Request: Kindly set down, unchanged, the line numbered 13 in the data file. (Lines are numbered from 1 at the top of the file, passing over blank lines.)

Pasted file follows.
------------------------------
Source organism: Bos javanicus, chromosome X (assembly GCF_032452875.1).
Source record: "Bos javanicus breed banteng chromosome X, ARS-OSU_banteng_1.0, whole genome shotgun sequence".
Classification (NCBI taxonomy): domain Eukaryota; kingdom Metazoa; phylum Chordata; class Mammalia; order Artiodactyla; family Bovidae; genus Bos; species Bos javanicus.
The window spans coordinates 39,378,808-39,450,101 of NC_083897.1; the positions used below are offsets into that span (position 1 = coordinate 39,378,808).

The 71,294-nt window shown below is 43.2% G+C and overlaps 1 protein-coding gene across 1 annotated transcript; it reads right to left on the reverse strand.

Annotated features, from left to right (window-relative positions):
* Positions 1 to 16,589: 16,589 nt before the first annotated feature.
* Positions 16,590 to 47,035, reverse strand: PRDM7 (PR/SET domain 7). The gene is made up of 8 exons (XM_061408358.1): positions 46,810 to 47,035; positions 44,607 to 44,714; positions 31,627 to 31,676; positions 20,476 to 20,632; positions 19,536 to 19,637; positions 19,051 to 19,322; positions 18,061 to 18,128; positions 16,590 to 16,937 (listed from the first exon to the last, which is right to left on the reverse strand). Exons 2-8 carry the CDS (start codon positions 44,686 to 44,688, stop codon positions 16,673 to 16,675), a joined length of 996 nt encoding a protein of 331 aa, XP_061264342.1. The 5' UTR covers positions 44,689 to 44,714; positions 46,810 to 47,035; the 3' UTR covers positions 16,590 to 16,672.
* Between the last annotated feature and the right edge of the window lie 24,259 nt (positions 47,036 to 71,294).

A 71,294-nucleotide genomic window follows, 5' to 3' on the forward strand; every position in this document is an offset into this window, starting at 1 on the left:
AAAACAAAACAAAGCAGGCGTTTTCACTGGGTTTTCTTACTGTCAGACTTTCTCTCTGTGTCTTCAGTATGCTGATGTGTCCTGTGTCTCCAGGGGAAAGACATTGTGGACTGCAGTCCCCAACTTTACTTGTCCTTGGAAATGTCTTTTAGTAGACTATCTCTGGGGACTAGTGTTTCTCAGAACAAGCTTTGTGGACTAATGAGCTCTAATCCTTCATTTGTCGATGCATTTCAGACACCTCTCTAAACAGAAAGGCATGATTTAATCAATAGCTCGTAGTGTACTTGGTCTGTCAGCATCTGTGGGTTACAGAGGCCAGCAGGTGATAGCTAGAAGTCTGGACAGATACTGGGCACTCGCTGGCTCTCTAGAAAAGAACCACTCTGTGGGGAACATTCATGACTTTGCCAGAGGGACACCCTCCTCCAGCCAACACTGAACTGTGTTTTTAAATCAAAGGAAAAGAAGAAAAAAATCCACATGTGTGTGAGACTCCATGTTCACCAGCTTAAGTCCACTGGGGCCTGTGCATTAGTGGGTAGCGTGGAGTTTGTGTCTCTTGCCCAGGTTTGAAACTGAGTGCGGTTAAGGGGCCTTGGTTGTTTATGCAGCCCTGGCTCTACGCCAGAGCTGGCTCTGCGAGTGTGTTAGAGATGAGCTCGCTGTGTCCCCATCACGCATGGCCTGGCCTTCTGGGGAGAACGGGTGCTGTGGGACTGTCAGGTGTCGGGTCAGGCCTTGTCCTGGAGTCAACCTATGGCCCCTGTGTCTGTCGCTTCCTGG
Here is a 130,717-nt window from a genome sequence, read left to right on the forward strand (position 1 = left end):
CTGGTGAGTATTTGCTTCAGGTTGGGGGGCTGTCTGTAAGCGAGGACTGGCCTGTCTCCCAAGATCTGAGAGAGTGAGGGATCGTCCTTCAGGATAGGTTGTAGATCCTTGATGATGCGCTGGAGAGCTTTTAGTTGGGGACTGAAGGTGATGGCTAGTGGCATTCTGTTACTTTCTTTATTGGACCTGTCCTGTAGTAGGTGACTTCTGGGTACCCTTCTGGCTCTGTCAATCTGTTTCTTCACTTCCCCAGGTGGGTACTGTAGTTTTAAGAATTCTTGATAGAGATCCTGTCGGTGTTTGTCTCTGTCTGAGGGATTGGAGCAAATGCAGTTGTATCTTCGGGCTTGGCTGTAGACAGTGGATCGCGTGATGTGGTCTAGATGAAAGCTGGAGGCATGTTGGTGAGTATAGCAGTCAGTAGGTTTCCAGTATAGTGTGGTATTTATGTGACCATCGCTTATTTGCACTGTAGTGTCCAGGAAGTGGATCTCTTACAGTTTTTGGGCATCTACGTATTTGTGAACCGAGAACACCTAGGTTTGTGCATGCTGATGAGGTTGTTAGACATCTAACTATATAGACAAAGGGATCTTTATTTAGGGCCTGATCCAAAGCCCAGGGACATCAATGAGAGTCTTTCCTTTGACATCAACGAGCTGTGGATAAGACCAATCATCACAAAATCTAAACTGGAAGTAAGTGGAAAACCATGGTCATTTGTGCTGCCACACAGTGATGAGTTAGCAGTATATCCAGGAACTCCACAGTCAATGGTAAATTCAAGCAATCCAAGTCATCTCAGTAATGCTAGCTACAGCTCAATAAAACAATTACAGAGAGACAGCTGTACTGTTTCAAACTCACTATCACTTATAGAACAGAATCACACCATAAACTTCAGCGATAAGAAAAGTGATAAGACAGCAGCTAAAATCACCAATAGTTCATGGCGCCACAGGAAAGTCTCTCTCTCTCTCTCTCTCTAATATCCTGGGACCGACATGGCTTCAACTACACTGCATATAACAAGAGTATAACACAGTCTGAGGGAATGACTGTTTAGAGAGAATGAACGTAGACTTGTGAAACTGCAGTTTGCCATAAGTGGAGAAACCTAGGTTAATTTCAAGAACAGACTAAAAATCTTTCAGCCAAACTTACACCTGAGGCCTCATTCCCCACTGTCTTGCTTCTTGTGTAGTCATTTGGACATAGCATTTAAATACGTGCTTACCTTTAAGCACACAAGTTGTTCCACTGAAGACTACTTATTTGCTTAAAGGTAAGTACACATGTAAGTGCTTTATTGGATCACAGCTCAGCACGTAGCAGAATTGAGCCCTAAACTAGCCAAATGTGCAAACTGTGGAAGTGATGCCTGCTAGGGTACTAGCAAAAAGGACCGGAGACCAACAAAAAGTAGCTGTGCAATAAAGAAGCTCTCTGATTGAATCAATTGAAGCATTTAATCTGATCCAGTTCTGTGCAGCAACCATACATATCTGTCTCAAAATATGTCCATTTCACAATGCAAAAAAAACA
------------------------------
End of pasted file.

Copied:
CTGGTGAGTATTTGCTTCAGGTTGGGGGGCTGTCTGTAAGCGAGGACTGGCCTGTCTCCCAAGATCTGAGAGAGTGAGGGATCGTCCTTCAGGATAGGTTGTAGATCCTTGATGATGCGCTGGAGAGCTTTTAGTTGGGGACTGAAGGTGATGGCTAGTGGCATTCTGTTACTTTCTTTATTGGACCTGTCCTGTAGTAGGTGACTTCTGGGTACCCTTCTGGCTCTGTCAATCTGTTTCTTCACTTCCCCAGGTGGGTACTGTAGTTTTAAGAATTCTTGATAGAGATCCTGTCGGTGTTTGTCTCTGTCTGAGGGATTGGAGCAAATGCAGTTGTATCTTCGGGCTTGGCTGTAGACAGTGGATCGCGTGATGTGGTCTAGATGAAAGCTGGAGGCATGTTGGTGAGTATAGCAGTCAGTAGGTTTCCAGTATAGTGTGGTATTTATGTGACCATCGCTTATTTGCACTGTAGTGTCCAGGAAGTGGATCTCTTACAGTTTTTGGGCATCTACGTATTTGTGAACCGAGAACACCTAGGTTTGTGCATGCTGATGAGGTTGTTAGACATCTAACTATATAGACAAAGGGATCTTTATTTAGGGCCTGATCCAAAGCCCAGGGACATCAATGAGAGTCTTTCCTTTGACATCAACGAGCTGTGGATAAGACCAATCATCACAAAATCTAAACTGGAAGTAAGTGGAAAACCATGGTCATTTGTGCTGCCACACAGTGATGAGTTAGCAGTATATCCAGGAACTCCACAGTCAATGGTAAATTCAAGCAATCCAAGTCATCTCAGTAATGCTAGCTACAGCTCAATAAAACAATTACAGAGAGACAGCTGTACTGTTTCAAACTCACTATCACTTATAGAACAGAATCACACCATAAACTTCAGCGATAAGAAAAGTGATAAGACAGCAGCTAAAATCACCAATAGTTCATGGCGCCACAGGAAAGTCTCTCTCTCTCTCTCTCTCTAATATCCTGGGACCGACATGGCTTCAACTACACTGCATATAACAAGAGTATAACACAGTCTGAGGGAATGACTGTTTAGAGAGAATGAACGTAGACTTGTGAAACTGCAGTTTGCCATAAGTGGAGAAACCTAGGTTAATTTCAAGAACAGACTAAAAATCTTTCAGCCAAACTTACACCTGAGGCCTCATTCCCCACTGTCTTGCTTCTTGTGTAGTCATTTGGACATAGCATTTAAATACGTGCTTACCTTTAAGCACACAAGTTGTTCCACTGAAGACTACTTATTTGCTTAAAGGTAAGTACACATGTAAGTGCTTTATTGGATCACAGCTCAGCACGTAGCAGAATTGAGCCCTAAACTAGCCAAATGTGCAAACTGTGGAAGTGATGCCTGCTAGGGTACTAGCAAAAAGGACCGGAGACCAACAAAAAGTAGCTGTGCAATAAAGAAGCTCTCTGATTGAATCAATTGAAGCATTTAATCTGATCCAGTTCTGTGCAGCAACCATACATATCTGTCTCAAAATATGTCCATTTCACAATGCAAAAAAAACA